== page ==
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Poultry Autumn/Winter Care

24/09/2010 If you decide to have any kind of livestock they will need looking after 365 days of the year and its up to you to provide them with the necessary care on a daily basis. With this in mind it’s a good idea to establish a routine and stick with it you can then tackle any other jobs as they arise.

Daily Care – The first job of the day is to let your hens out of their housing and into their runs. This should be early but never before it is fully light to minimise a predator attack.

Make sure they have fresh water and feed and if they have the whole ration in the morning they will continue to eat throughout the day.

Check on the weather, if its to be a wet day make sure food is undercover by placing it inside the hen house to prevent it spoiling and if its frosty check the drinkers hasn’t/ won’t freeze.  Runs are best placed in a shady area or build the whole thing undercover this way your hens can still exercise even in the rain/snow.

Make a check around the run to look for signs of intrusion from predators. Freshly dug mud or damage to the fencing is a big clue that the fox has been about.

As the birds start to settle for the day just take a few moments to check that behaviour is normal and nothing out of the ordinary.

You should also collect any eggs laid in the nest boxesof the coop, as leaving them put can encourage egg eating which is a hard habit to break. Also if you find any hens on eggs and your not encouraging a broody then gently lift the bird off and place her outside with the others in the run.

Throughout the day the hens will keep themselves amused, as they are reasonably self sufficient and assuming you have provided the basics good housing, fresh water, food dust bath and adequate exercise space they should be happy.

At the end of the day food will need to be placed in the chicken ark and any spillages cleared up from the run as this can attract vermin to your coop. Drinkers can be left outside but must be refilled in the morning. Never put them in the coop overnight as this increases humidity levels and there is a risk of them getting knocked over and spoiling the litter. Chickens will not eat or drink whilst roosting.

As soon as the birds are away for the night close up the pop hole and check that all locks and catches are secure. Your birds will keep sufficiently warm overnight if the number of chickens is matched to the size of the hen house. If the weather does turn very cold though a handful of corn in the afternoon will provide the energy needed to keep the birds warm during the night.

Every few days - Handle your poultry on a regular basis to check on general health and for parasitic infestations. Also inspect the coop for these sort of problems as red mite become active at dusk and after dark,if they are there you will soon see them crawling around the housing. The quicker infestations are dealt with the better and the only way you will know if anything is wrong is to check the birds by hand. Also check the legs and if any scales are raised or crusty this points to scaly leg mite.  

Lastly take the time to check for excess dirt within the hen house, which will need to be dealt with.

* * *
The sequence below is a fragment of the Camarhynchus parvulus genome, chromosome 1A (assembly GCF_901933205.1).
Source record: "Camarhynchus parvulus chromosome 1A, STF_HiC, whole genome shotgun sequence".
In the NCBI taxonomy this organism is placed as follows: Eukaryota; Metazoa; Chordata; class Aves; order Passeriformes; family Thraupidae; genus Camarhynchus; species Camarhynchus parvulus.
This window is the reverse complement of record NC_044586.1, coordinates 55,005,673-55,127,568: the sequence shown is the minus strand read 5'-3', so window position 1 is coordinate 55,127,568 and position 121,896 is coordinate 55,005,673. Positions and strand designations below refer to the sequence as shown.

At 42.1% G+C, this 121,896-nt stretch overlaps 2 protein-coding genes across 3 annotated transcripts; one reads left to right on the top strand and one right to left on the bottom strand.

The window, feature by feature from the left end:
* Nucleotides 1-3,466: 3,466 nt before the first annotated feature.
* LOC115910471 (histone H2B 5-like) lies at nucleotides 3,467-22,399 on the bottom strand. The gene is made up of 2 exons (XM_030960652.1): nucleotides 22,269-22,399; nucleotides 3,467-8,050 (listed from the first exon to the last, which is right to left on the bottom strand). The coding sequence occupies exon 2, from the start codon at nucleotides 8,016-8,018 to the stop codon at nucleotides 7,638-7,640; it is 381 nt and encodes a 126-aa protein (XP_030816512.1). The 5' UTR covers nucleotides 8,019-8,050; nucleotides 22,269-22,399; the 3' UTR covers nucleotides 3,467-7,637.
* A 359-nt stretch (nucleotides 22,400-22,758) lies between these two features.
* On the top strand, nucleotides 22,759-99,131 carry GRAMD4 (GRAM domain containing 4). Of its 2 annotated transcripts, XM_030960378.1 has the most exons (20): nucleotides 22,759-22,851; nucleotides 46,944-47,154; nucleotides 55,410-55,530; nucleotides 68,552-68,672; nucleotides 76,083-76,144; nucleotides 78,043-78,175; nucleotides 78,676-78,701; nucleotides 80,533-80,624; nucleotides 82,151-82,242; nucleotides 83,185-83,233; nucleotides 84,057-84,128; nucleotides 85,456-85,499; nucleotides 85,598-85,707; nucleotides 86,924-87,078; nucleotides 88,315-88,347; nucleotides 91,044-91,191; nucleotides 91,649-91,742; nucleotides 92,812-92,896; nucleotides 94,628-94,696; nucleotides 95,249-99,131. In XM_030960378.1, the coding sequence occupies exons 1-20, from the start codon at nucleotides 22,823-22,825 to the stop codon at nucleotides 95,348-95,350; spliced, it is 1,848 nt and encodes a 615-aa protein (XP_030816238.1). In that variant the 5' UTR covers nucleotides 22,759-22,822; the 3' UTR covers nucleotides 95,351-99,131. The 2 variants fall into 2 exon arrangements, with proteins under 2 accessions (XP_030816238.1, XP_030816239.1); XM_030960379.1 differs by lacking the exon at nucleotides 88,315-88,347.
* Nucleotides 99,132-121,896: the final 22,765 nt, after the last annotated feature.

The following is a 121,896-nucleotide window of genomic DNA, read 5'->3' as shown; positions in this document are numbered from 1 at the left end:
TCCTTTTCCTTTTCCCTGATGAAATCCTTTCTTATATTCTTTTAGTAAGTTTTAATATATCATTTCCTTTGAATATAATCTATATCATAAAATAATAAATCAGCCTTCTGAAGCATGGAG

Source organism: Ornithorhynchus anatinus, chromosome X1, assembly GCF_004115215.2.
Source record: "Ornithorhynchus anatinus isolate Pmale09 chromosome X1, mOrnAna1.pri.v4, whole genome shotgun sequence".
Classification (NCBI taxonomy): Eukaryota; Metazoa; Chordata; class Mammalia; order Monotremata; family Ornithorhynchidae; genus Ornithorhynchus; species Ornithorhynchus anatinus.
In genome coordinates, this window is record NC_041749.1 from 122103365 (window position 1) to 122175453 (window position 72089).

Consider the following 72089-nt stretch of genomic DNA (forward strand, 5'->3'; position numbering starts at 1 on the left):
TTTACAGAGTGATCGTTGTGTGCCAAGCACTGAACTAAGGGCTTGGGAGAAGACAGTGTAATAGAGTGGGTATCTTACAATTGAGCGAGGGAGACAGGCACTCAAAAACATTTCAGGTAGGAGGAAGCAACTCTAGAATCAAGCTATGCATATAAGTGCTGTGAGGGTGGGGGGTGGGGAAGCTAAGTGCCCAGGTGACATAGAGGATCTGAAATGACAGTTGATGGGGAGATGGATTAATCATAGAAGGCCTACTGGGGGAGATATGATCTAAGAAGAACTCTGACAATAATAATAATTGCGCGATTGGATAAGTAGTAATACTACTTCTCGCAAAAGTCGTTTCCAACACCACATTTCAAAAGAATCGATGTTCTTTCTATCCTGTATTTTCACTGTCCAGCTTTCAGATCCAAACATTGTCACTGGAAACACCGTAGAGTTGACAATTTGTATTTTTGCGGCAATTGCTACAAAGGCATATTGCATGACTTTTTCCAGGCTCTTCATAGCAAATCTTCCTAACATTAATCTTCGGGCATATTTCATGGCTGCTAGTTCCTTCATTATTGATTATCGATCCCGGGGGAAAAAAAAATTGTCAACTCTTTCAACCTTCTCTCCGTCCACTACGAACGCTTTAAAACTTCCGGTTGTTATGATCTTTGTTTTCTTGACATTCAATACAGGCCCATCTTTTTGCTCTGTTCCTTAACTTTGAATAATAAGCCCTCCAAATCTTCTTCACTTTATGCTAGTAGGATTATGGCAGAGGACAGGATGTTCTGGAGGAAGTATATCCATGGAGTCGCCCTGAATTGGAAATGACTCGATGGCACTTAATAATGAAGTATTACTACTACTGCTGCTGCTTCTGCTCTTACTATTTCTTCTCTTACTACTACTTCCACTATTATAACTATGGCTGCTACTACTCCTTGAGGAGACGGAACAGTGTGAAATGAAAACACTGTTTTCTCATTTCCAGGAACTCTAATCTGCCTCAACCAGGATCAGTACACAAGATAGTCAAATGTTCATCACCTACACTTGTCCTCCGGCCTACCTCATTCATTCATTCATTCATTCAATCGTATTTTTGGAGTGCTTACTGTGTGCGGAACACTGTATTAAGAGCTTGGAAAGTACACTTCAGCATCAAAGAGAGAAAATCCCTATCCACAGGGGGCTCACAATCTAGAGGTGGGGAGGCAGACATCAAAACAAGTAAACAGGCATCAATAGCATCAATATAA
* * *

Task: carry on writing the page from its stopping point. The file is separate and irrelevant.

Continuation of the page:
Weekly Tasks – Feeders and drinkers will need to be disinfected and then refilled also check grit trays are refilled.

Check in the poultry run for waterlogged ground or standing water. It’s never a good idea to let the birds drink from puddles as they can contain nasty bacteria. Use a garden fork to spike the ground and allow the water to drain away.

A thorough clean out of the inside of the hen house is needed every seven days. In the winter bedding will be soiled quicker due to wet weather and more hours being spent inside.  Keeping your chicken coop clean will help to keep rats away and also any unpleasant odours.

Any damp on the coop floor can be helped by the use of a disinfectant powder under the hens bedding keeping the coop fresher for longer.

Monthly Jobs – Check the coop and run thoroughly for any rotting timbers, holes caused by wear and tear, rusting of hinges and bolts. All of these things can provide predators with a weak area through where they can access your birds.

Also check for mites in the coop you will need to remove perches, as this is where the critters will hide. Treat birds with a powder even if there are no signs of infestation, as you cannot always see a problem that may be there.

Make sure feed is in secure containers and no rodents are gnawing their way into your supply.

Every other month – Moving the hen house and the run around on a frequent basis is a good idea to prevent worms and stale ground. Obviously this depends on your own circumstances and how much room you have to hand. If this isn’t an option just add wood chip to the run and change on an 8 weekly basis.

Six monthly. Birds will more that likely come into moult in the autumn/winter period and this can be a hard time for your hens. Providing them with cod liver oil or poultry spice in their feed or a good tonic in their water can help them along with this process.

Although the winter seems long and sometimes bleak regular maintenance still needs to be undertaken and cannot be neglected.

If the birds wings were clipped at purchase this may need to be done again as they will have grown back.

Worming is also important twice a year. This can be done using flubenvet, which is a powder you mix with the feed or Marriage’s suppliers are now adding this to a layers pellet making it easier to administer. This needs to be fed for 7 consecutive days. If there is a known worm burden then repeat after 3 weeks for another 7 days, otherwise twice a year should easily suffice.


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